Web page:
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Perl Programming

Perl 5.20 Released, and Mojolicious 5.0: the Very Modern Perl Web Framework 126

Posted by Soulskill
from the also-ready-for-prime-time dept.
Kvorg writes: "Back in 2012 Slashdot noticed how at the time of Perl 5.16, the modern Perl projects, including Mojolicious, formed a new and expanding movement of a Perl Renaissance. With the release of Perl 5.20 and Mojolicious 5.0, the Modern Perl Renaissance is ever more striking. Faster, neater, sharper with its asynchronous APIs, Mojolicious is extremely flexible with its advanced request routing, plugin system, perl templating and hook API. Its adherence to the modern interfaces and standards and its implementation of advanced features in support tools, DOM and CSS selectors makes it easy to program with.

Mojolicious, with its philosophy of optimized code-generation (think metaprogramming), enabled-by-default support for encodings and UTF-8, zero dependency deployment with wide support for existing CPAN packages, zero downtime restarts and fully tested implementations, reminds us of how fun and flexible programming in scripting languages used to be. Of course, integrated documentation and a very supportive bundled development server don't hurt, either. The new Perl release with new postfix dereference syntax, subroutine signatures, new slice syntax and numerous optimizations makes it all even more fun."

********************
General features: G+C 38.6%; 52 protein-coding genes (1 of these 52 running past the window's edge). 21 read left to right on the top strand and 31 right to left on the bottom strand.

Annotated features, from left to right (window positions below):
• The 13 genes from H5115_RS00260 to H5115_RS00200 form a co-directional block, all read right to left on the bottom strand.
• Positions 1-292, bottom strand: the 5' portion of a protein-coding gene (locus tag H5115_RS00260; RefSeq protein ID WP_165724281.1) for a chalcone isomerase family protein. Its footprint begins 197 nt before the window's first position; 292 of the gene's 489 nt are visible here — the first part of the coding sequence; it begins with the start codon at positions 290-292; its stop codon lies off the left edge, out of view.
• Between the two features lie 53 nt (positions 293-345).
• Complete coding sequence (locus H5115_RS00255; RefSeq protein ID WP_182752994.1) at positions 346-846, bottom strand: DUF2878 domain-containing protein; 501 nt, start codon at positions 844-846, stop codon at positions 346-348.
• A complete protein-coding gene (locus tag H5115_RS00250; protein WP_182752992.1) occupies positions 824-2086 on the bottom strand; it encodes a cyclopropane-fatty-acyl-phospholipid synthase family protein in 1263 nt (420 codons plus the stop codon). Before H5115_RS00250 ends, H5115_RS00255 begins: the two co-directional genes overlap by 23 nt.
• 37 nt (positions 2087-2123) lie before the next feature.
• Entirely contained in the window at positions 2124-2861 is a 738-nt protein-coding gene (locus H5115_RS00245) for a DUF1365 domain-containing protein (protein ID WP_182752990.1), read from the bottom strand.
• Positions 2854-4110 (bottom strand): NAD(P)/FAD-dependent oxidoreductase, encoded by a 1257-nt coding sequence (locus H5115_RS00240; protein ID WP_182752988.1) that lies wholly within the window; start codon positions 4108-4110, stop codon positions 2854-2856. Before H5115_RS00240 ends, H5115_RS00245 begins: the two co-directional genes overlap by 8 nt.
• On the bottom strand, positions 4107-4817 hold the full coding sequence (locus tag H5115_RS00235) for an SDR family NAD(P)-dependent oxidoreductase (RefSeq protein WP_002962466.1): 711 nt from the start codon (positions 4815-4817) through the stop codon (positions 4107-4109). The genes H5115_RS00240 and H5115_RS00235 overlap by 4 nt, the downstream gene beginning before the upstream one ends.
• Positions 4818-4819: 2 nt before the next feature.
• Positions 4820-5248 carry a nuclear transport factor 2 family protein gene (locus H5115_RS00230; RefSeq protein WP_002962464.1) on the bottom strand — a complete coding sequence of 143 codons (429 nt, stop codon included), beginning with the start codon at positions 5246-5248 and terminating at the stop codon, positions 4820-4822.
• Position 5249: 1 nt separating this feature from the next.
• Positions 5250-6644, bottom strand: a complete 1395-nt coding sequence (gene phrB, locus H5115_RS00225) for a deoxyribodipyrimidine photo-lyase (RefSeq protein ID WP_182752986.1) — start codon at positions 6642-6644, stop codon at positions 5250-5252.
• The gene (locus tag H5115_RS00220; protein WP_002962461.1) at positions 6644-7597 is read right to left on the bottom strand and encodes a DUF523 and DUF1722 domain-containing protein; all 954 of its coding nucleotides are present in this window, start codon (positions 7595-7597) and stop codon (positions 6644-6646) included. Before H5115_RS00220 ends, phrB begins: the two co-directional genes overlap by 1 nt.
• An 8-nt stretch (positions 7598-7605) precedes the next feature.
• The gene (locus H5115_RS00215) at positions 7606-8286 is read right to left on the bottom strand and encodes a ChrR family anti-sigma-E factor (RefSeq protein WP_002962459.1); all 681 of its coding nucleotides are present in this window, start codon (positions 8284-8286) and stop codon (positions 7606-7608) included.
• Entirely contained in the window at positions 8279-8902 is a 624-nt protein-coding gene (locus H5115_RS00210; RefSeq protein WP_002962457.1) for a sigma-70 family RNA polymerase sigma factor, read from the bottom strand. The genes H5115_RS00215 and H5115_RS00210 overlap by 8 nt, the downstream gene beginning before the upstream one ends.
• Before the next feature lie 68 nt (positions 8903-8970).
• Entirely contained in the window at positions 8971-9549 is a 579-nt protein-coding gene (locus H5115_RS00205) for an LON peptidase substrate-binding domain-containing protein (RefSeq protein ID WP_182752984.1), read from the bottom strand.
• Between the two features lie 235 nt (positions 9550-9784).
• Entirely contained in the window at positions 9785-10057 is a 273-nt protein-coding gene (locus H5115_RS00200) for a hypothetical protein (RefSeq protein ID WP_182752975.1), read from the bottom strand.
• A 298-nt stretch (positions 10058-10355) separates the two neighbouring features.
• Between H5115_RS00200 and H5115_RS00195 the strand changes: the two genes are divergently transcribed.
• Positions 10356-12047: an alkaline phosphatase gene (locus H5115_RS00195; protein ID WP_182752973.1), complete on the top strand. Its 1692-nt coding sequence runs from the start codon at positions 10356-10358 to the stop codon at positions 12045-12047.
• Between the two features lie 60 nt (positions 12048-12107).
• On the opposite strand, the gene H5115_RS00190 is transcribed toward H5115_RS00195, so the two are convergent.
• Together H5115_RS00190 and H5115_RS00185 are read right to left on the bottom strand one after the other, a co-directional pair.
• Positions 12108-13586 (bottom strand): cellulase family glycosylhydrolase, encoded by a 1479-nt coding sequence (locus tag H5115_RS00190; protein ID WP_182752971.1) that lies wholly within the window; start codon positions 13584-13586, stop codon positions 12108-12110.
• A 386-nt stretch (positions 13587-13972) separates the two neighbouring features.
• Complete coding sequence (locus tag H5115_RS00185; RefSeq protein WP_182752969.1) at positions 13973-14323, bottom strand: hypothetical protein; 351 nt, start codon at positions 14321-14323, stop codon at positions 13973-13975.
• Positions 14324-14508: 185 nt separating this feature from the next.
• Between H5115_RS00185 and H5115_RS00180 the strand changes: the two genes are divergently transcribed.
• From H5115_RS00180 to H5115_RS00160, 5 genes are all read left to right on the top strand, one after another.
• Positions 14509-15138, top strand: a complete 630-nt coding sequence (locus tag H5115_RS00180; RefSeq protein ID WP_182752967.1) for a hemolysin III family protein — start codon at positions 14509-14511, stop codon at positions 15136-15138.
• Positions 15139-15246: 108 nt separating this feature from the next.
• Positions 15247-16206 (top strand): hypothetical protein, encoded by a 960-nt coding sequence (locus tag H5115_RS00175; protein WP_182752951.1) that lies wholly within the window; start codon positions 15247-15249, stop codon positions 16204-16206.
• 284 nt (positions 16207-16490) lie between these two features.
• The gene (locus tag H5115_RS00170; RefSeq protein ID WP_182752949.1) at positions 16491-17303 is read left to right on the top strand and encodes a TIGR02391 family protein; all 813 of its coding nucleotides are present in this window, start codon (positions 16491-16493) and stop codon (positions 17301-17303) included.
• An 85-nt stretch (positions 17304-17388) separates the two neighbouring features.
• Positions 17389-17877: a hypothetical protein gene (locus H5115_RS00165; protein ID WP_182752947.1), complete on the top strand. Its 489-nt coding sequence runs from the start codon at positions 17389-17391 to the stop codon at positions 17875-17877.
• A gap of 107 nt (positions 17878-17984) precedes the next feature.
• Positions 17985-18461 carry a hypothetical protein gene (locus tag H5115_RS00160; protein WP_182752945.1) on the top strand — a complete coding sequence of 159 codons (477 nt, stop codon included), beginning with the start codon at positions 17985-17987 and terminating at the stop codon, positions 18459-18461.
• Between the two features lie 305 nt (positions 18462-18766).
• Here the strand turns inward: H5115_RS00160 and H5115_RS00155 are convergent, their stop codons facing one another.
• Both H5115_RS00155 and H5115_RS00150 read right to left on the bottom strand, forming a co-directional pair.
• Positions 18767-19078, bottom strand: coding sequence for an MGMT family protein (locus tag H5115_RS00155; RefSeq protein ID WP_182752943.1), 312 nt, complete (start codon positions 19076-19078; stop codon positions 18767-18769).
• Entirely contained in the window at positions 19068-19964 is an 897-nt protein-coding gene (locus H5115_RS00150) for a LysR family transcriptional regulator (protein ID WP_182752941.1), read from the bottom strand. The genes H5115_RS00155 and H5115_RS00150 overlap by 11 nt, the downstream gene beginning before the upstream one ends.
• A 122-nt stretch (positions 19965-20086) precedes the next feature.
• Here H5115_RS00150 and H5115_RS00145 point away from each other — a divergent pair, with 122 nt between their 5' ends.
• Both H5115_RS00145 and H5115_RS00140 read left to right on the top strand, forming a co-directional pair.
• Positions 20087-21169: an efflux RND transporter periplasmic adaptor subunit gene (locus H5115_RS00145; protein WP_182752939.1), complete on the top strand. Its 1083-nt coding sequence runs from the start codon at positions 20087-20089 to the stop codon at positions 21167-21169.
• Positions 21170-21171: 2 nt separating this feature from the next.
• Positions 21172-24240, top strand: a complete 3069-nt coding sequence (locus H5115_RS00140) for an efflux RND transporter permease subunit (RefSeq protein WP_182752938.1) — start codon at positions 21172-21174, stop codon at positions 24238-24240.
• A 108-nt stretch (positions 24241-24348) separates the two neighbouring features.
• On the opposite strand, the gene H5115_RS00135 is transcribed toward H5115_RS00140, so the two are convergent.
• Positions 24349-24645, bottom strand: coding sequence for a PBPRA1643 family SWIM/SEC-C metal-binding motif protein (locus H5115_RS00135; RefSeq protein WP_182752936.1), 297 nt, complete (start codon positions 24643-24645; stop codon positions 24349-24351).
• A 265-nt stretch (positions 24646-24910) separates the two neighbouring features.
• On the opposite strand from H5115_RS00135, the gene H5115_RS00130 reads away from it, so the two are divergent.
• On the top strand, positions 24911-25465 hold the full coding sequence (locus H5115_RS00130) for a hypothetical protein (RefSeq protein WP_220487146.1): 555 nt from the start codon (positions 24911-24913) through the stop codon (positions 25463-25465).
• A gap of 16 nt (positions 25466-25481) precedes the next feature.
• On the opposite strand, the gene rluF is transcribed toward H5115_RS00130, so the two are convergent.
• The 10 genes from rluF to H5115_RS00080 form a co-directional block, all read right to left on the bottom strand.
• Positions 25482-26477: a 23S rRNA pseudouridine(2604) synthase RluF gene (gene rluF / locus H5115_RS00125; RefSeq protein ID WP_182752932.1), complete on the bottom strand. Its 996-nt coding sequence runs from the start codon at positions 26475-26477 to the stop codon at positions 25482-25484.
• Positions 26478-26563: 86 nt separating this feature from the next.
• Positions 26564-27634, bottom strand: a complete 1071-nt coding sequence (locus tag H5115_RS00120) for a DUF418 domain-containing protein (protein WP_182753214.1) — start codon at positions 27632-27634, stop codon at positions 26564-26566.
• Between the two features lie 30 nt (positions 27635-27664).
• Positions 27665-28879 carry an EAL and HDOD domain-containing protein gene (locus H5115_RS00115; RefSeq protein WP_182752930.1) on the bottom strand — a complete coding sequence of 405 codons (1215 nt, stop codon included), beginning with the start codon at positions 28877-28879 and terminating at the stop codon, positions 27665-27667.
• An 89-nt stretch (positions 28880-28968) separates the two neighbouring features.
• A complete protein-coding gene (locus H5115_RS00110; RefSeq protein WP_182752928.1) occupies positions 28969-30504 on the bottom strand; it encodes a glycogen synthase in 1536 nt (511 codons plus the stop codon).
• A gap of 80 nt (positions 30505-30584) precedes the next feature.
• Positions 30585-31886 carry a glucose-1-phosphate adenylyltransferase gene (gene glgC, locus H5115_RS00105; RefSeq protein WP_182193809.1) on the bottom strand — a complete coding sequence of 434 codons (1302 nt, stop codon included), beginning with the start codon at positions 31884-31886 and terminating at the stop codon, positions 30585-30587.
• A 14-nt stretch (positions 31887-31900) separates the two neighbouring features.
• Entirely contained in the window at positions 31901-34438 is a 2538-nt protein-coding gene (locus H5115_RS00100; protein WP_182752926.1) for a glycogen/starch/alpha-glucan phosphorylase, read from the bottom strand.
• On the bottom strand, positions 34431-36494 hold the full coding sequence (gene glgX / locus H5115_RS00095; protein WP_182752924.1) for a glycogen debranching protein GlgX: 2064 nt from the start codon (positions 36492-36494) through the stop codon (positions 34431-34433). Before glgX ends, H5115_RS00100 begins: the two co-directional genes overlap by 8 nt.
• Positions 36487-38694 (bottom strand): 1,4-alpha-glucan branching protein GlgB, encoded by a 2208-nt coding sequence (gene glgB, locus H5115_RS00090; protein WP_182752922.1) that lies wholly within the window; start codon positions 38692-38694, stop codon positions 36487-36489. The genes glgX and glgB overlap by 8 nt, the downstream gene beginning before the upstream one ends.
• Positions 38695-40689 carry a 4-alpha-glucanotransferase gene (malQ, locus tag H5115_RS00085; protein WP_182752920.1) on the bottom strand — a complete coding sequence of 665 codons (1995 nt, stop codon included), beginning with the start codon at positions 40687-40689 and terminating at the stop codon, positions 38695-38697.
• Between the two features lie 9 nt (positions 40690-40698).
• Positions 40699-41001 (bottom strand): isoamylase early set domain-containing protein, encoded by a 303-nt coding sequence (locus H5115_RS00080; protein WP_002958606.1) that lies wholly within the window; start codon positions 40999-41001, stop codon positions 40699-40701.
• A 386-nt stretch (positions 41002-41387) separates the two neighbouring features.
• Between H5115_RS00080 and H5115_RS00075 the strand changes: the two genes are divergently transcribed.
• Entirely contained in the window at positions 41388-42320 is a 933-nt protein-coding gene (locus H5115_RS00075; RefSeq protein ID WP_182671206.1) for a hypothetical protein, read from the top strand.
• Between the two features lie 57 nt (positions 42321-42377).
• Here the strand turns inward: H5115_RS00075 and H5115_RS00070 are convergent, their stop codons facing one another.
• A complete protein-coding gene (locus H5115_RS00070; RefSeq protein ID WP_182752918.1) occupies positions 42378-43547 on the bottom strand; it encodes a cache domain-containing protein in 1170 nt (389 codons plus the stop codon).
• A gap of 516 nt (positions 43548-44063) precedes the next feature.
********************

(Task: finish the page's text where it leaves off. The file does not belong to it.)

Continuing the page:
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Perl 5.20 Released, and Mojolicious 5.0: the Very Modern Perl Web Framework

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  • by Anonymous Coward on Friday May 30, 2014 @10:46AM (#47129207)

    Color me surprised.

  • Re:Awesome! (Score:4, Informative)

    by preaction (1526109) on Friday May 30, 2014 @12:38PM (#47130149)

    The p5p (Perl 5 Porters, the main p5 dev group) are removing a bunch of cruft. Old OSes and EBCDIC are up on the chopping block next. They're also removing microperl, which unfortunately probably is the best chance of getting more than perl to parse Perl (microperl removes just about every OS-specific function of Perl, like the unix user/group/passwd file stuff).

    But honestly, there's so few people working in the core code, and I don't imagine any of the major forks I've heard about gaining any steam either.

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